The Curtius rearrangement of cyclopropyl and cyclopropenoyl azides. A combined theoretical and experimental mechanistic study.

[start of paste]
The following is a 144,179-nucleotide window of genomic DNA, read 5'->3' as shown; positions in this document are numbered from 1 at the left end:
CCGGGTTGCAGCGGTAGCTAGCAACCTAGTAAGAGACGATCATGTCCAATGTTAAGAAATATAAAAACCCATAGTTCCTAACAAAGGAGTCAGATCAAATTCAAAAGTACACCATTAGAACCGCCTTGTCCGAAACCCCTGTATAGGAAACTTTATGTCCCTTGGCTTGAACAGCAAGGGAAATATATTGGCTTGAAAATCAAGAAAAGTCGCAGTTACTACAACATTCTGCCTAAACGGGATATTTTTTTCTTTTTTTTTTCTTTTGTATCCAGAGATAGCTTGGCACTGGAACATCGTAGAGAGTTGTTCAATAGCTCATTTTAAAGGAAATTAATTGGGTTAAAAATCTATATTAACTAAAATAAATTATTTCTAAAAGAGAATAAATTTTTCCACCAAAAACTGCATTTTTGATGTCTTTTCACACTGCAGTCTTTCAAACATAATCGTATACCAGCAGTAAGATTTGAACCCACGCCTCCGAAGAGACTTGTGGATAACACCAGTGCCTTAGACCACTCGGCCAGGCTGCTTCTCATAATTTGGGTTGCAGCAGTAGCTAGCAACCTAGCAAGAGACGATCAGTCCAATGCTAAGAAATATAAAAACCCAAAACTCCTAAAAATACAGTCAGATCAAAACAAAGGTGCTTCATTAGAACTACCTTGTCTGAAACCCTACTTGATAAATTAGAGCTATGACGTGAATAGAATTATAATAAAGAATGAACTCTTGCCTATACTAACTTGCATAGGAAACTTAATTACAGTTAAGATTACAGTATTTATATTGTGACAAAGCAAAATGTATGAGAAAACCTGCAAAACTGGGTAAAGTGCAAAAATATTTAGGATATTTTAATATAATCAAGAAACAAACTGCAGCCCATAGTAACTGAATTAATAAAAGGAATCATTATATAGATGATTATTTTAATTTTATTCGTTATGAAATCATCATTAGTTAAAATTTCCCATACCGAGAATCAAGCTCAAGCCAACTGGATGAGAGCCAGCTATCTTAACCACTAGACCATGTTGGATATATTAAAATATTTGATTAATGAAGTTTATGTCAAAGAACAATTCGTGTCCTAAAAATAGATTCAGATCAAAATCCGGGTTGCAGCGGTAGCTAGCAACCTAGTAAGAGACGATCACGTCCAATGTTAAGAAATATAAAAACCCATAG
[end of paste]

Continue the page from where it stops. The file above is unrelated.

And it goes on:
ABSTRACT: A combined experimental and theoretical study addresses the concertedness of the thermal Curtius rearrangement. The kinetics of the Curtius rearrangements of methyl 1-azidocarbonyl cycloprop-2-ene-1-carboxylate and methyl 1-azidocarbonyl cyclopropane-1-carboxylate were studied by (1)H NMR spectroscopy, and there is close agreement between calculated and experimental enthalpies and entropies of activation. Density functional theory (DFT) calculations (B3LYP/6-311+G(d,p)) on these same acyl azides suggest gas phase barriers of 27.8 and 25.1 kcal/mol. By comparison, gas phase activation barriers for the rearrangement of acetyl, pivaloyl, and phenyl azides are 27.6, 27.4, and 30.0 kcal/mol, respectively. The barrier for the concerted Curtius reaction of acetyl azide at the CCSD(T)/6-311+G(d,p) level exhibited a comparable activation energy of 26.3 kcal/mol. Intrinsic reaction coordinate (IRC) analyses suggest that all of the rearrangements occur by a concerted pathway with the concomitant loss of N2. The lower activation energy for the rearrangement of methyl 1-azidocarbonyl cycloprop-2-ene-1-carboxylate relative to methyl 1-azidocarbonyl cyclopropane-1-carboxylate was attributed to a weaker bond between the carbonyl carbon and the three-membered ring in the former compound. Calculations on the rearrangement of cycloprop-2-ene-1-oyl azides do not support pi-stabilization of the transition state by the cyclopropene double bond. A comparison of reaction pathways at the CBS-QB3 level for the Curtius rearrangement versus the loss of N2 to form a nitrene intermediate provides strong evidence that the concerted Curtius rearrangement is the dominant process.